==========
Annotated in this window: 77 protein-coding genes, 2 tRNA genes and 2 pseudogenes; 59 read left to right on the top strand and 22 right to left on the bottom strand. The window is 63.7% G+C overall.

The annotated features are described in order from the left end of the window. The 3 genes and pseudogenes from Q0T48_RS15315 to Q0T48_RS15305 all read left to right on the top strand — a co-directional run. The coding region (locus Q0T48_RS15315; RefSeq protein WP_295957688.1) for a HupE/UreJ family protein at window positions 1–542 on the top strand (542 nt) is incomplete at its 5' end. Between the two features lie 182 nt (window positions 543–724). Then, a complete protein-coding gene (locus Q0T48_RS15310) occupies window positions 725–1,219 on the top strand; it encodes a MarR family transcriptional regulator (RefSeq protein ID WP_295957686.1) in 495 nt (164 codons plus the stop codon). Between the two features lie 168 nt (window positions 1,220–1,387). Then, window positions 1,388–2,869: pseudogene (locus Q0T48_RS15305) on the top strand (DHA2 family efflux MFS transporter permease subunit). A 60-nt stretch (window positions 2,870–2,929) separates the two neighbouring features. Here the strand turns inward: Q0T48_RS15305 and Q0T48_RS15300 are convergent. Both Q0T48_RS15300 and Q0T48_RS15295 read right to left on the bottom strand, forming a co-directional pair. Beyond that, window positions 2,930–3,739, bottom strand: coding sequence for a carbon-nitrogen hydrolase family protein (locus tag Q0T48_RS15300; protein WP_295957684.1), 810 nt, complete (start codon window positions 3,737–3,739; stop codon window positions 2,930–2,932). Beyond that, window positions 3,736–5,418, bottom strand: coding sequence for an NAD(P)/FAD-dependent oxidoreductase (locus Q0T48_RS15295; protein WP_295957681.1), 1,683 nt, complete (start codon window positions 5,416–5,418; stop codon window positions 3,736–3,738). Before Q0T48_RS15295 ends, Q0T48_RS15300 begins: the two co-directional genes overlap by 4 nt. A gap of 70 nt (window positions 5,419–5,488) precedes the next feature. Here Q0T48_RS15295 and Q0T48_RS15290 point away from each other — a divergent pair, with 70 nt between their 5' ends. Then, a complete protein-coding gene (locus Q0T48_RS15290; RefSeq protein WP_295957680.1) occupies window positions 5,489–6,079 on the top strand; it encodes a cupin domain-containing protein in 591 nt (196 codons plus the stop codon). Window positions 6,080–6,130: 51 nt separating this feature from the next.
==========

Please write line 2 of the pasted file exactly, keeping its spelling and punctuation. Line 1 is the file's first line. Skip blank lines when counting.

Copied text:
The annotated features are described in order from the left end of the window. The 3 genes and pseudogenes from Q0T48_RS15315 to Q0T48_RS15305 all read left to right on the top strand — a co-directional run. The coding region (locus Q0T48_RS15315; RefSeq protein WP_295957688.1) for a HupE/UreJ family protein at window positions 1–542 on the top strand (542 nt) is incomplete at its 5' end. Between the two features lie 182 nt (window positions 543–724). Then, a complete protein-coding gene (locus Q0T48_RS15310) occupies window positions 725–1,219 on the top strand; it encodes a MarR family transcriptional regulator (RefSeq protein ID WP_295957686.1) in 495 nt (164 codons plus the stop codon). Between the two features lie 168 nt (window positions 1,220–1,387). Then, window positions 1,388–2,869: pseudogene (locus Q0T48_RS15305) on the top strand (DHA2 family efflux MFS transporter permease subunit). A 60-nt stretch (window positions 2,870–2,929) separates the two neighbouring features. Here the strand turns inward: Q0T48_RS15305 and Q0T48_RS15300 are convergent. Both Q0T48_RS15300 and Q0T48_RS15295 read right to left on the bottom strand, forming a co-directional pair. Beyond that, window positions 2,930–3,739, bottom strand: coding sequence for a carbon-nitrogen hydrolase family protein (locus tag Q0T48_RS15300; protein WP_295957684.1), 810 nt, complete (start codon window positions 3,737–3,739; stop codon window positions 2,930–2,932). Beyond that, window positions 3,736–5,418, bottom strand: coding sequence for an NAD(P)/FAD-dependent oxidoreductase (locus Q0T48_RS15295; protein WP_295957681.1), 1,683 nt, complete (start codon window positions 5,416–5,418; stop codon window positions 3,736–3,738). Before Q0T48_RS15295 ends, Q0T48_RS15300 begins: the two co-directional genes overlap by 4 nt. A gap of 70 nt (window positions 5,419–5,488) precedes the next feature. Here Q0T48_RS15295 and Q0T48_RS15290 point away from each other — a divergent pair, with 70 nt between their 5' ends. Then, a complete protein-coding gene (locus Q0T48_RS15290; RefSeq protein WP_295957680.1) occupies window positions 5,489–6,079 on the top strand; it encodes a cupin domain-containing protein in 591 nt (196 codons plus the stop codon). Window positions 6,080–6,130: 51 nt separating this feature from the next.